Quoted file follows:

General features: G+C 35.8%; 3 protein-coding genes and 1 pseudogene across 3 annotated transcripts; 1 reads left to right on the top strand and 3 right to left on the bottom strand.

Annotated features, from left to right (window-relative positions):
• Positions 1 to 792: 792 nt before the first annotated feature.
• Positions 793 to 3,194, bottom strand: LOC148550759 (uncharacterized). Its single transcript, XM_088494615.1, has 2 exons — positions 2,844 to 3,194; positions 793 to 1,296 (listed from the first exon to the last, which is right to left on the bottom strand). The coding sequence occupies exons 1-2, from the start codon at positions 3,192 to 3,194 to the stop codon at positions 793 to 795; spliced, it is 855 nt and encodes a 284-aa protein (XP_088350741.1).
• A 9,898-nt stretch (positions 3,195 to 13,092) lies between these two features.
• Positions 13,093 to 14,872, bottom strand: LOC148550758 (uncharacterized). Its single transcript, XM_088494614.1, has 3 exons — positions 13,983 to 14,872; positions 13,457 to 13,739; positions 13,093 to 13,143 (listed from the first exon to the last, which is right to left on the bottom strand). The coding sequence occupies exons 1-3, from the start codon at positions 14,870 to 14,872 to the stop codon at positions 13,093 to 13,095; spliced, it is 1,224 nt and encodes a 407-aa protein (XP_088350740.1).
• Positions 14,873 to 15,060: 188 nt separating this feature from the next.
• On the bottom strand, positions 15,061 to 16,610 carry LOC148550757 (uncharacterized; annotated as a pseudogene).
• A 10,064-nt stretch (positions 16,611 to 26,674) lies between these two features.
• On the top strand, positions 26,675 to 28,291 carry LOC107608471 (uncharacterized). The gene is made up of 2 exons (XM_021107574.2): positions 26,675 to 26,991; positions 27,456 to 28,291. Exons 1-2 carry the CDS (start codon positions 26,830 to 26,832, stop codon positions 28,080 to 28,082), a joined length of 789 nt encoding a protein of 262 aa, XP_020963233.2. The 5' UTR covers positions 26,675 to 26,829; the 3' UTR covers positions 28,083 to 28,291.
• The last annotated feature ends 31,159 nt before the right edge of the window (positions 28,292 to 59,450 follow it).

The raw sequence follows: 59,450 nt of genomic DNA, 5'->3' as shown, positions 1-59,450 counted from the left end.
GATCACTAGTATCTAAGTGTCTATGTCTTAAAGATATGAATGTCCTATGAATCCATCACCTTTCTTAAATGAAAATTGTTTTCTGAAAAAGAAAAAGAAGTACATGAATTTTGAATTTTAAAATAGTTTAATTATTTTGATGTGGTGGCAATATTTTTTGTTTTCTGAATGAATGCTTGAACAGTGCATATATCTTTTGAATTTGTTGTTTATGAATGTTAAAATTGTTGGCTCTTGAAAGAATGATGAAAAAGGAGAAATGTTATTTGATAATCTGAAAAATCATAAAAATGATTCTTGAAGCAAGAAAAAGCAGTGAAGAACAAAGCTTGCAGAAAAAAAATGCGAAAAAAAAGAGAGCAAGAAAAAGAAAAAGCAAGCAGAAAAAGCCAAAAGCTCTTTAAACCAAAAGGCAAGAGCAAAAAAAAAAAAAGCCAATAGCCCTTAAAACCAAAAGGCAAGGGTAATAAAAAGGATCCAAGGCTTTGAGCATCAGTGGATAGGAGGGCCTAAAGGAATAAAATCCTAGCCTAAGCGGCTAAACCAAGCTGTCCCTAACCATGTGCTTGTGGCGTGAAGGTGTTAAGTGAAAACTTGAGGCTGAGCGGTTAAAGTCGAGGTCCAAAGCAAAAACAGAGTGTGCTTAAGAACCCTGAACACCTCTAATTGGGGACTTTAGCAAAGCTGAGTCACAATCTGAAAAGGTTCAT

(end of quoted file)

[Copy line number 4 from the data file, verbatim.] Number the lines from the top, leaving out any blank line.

• Positions 793 to 3,194, bottom strand: LOC148550759 (uncharacterized). Its single transcript, XM_088494615.1, has 2 exons — positions 2,844 to 3,194; positions 793 to 1,296 (listed from the first exon to the last, which is right to left on the bottom strand). The coding sequence occupies exons 1-2, from the start codon at positions 3,192 to 3,194 to the stop codon at positions 793 to 795; spliced, it is 855 nt and encodes a 284-aa protein (XP_088350741.1).